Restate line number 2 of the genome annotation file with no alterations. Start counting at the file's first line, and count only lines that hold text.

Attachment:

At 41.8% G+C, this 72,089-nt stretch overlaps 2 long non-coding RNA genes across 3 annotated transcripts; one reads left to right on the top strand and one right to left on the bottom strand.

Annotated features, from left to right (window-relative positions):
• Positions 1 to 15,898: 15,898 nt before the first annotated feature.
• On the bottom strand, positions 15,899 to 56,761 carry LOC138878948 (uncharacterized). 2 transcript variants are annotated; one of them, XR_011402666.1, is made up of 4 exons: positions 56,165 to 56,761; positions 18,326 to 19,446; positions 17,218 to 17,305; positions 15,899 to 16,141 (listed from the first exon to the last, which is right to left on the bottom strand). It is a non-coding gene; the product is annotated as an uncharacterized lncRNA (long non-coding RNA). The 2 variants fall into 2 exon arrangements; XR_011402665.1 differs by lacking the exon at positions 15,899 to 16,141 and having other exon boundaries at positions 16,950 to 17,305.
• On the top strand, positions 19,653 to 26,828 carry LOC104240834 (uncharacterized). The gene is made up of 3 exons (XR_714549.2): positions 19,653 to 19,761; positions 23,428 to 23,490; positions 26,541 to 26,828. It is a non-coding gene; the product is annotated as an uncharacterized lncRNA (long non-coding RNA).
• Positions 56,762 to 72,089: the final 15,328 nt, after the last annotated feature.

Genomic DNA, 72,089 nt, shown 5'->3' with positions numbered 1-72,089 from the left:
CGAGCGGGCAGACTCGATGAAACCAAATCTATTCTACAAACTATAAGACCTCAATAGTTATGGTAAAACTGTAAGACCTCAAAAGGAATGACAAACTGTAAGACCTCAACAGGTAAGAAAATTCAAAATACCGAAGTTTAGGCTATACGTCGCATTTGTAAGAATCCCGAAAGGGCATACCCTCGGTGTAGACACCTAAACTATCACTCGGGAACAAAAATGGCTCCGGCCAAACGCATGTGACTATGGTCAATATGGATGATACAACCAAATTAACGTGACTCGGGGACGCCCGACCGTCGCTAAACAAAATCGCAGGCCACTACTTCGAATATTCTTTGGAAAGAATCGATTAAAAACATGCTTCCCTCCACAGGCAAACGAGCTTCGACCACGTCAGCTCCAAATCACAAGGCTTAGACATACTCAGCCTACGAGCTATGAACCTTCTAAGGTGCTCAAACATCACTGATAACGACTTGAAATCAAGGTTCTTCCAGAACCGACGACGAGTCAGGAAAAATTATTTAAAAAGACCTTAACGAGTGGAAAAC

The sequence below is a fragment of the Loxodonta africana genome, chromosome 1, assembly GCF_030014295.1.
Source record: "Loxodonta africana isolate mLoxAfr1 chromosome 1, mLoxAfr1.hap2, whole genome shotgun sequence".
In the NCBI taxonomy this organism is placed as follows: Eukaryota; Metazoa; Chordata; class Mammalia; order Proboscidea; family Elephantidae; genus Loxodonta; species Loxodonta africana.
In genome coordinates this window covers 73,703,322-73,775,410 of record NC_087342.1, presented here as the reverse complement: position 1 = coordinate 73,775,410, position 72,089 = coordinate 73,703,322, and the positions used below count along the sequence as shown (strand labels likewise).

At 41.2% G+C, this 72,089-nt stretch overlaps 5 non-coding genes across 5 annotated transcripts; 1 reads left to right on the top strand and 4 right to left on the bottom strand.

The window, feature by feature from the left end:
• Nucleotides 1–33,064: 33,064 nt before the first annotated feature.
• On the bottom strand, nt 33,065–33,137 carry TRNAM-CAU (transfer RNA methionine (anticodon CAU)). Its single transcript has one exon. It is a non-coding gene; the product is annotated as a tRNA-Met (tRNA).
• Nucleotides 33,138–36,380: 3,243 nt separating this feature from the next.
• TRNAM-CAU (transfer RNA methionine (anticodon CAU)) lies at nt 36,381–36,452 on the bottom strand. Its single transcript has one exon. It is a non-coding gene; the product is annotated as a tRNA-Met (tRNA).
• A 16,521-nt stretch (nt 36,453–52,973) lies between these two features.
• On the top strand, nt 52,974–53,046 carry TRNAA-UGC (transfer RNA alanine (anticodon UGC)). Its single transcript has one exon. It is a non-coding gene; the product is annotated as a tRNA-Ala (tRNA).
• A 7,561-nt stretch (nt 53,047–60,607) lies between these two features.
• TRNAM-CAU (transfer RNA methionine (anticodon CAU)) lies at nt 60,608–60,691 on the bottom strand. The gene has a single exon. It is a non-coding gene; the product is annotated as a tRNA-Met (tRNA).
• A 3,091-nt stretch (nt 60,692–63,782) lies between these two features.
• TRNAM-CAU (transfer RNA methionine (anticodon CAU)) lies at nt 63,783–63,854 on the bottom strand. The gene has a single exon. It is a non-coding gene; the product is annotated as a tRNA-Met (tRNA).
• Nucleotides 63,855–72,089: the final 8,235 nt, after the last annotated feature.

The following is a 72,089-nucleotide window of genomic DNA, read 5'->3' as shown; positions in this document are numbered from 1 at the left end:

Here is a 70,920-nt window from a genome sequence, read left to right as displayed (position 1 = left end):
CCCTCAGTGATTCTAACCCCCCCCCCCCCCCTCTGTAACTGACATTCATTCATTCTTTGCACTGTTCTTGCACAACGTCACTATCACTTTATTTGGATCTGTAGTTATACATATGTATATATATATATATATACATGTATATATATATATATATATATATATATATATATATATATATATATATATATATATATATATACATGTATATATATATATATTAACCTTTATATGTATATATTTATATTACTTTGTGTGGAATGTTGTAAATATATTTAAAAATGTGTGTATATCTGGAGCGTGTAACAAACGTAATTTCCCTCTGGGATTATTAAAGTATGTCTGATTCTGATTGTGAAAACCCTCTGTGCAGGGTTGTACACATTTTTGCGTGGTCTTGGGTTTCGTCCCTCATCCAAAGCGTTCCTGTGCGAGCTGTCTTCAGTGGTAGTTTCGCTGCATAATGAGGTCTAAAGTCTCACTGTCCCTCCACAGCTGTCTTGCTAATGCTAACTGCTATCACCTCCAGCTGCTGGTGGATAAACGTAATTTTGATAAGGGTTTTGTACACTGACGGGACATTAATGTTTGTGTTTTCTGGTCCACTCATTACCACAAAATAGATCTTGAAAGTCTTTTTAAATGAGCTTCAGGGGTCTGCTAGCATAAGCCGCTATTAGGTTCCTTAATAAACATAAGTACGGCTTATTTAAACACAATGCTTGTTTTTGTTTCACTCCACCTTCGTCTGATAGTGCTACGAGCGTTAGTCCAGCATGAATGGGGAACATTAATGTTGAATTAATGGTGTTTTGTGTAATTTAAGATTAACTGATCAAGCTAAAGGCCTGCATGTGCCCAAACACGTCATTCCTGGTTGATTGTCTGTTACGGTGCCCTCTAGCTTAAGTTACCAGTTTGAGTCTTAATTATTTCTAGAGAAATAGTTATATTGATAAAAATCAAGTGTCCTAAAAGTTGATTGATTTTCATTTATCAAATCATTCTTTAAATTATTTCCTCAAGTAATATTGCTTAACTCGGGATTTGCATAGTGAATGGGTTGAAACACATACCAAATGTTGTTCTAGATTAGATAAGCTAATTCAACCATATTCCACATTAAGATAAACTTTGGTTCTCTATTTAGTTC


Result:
Annotated features, from left to right (window-relative positions):